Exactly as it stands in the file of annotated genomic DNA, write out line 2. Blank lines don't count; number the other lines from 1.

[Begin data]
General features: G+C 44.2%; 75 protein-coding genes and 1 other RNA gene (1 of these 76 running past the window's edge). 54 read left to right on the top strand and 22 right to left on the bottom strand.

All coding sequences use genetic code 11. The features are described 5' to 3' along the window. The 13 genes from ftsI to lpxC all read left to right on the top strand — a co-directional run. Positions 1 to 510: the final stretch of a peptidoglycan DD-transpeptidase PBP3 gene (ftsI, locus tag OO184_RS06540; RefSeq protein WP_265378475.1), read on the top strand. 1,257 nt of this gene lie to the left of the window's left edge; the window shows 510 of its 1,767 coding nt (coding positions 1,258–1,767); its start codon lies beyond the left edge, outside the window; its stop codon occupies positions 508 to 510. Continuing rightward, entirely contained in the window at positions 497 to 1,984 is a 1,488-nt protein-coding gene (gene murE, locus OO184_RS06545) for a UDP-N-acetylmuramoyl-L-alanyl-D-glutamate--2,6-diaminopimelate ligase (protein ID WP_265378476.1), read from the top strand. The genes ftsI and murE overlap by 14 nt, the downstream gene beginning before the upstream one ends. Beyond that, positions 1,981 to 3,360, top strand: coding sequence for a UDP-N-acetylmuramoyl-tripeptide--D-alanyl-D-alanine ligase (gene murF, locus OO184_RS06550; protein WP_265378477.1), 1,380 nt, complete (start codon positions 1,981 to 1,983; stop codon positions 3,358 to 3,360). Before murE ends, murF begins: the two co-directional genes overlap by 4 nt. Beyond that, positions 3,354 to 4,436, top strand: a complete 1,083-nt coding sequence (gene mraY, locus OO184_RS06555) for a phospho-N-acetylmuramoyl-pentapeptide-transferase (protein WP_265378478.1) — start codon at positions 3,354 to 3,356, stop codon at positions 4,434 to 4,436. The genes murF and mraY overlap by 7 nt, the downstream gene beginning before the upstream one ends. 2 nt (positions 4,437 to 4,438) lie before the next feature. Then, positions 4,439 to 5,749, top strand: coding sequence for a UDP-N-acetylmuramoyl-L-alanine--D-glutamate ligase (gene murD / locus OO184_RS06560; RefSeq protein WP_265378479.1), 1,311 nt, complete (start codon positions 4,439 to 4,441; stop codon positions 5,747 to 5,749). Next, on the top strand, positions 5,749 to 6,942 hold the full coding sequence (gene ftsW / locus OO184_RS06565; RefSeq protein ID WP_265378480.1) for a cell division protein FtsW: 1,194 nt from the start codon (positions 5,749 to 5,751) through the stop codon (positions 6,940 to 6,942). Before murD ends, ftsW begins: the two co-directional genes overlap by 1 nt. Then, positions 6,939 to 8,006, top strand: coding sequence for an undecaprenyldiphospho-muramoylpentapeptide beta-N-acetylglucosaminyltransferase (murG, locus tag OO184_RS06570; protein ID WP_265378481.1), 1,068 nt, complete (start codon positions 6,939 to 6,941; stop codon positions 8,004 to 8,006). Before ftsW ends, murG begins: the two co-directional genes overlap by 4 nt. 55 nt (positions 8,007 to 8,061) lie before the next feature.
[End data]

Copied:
All coding sequences use genetic code 11. The features are described 5' to 3' along the window. The 13 genes from ftsI to lpxC all read left to right on the top strand — a co-directional run. Positions 1 to 510: the final stretch of a peptidoglycan DD-transpeptidase PBP3 gene (ftsI, locus tag OO184_RS06540; RefSeq protein WP_265378475.1), read on the top strand. 1,257 nt of this gene lie to the left of the window's left edge; the window shows 510 of its 1,767 coding nt (coding positions 1,258–1,767); its start codon lies beyond the left edge, outside the window; its stop codon occupies positions 508 to 510. Continuing rightward, entirely contained in the window at positions 497 to 1,984 is a 1,488-nt protein-coding gene (gene murE, locus OO184_RS06545) for a UDP-N-acetylmuramoyl-L-alanyl-D-glutamate--2,6-diaminopimelate ligase (protein ID WP_265378476.1), read from the top strand. The genes ftsI and murE overlap by 14 nt, the downstream gene beginning before the upstream one ends. Beyond that, positions 1,981 to 3,360, top strand: coding sequence for a UDP-N-acetylmuramoyl-tripeptide--D-alanyl-D-alanine ligase (gene murF, locus OO184_RS06550; protein WP_265378477.1), 1,380 nt, complete (start codon positions 1,981 to 1,983; stop codon positions 3,358 to 3,360). Before murE ends, murF begins: the two co-directional genes overlap by 4 nt. Beyond that, positions 3,354 to 4,436, top strand: a complete 1,083-nt coding sequence (gene mraY, locus OO184_RS06555) for a phospho-N-acetylmuramoyl-pentapeptide-transferase (protein WP_265378478.1) — start codon at positions 3,354 to 3,356, stop codon at positions 4,434 to 4,436. The genes murF and mraY overlap by 7 nt, the downstream gene beginning before the upstream one ends. 2 nt (positions 4,437 to 4,438) lie before the next feature. Then, positions 4,439 to 5,749, top strand: coding sequence for a UDP-N-acetylmuramoyl-L-alanine--D-glutamate ligase (gene murD / locus OO184_RS06560; RefSeq protein WP_265378479.1), 1,311 nt, complete (start codon positions 4,439 to 4,441; stop codon positions 5,747 to 5,749). Next, on the top strand, positions 5,749 to 6,942 hold the full coding sequence (gene ftsW / locus OO184_RS06565; RefSeq protein ID WP_265378480.1) for a cell division protein FtsW: 1,194 nt from the start codon (positions 5,749 to 5,751) through the stop codon (positions 6,940 to 6,942). Before murD ends, ftsW begins: the two co-directional genes overlap by 1 nt. Then, positions 6,939 to 8,006, top strand: coding sequence for an undecaprenyldiphospho-muramoylpentapeptide beta-N-acetylglucosaminyltransferase (murG, locus tag OO184_RS06570; protein ID WP_265378481.1), 1,068 nt, complete (start codon positions 6,939 to 6,941; stop codon positions 8,004 to 8,006). Before ftsW ends, murG begins: the two co-directional genes overlap by 4 nt. 55 nt (positions 8,007 to 8,061) lie before the next feature.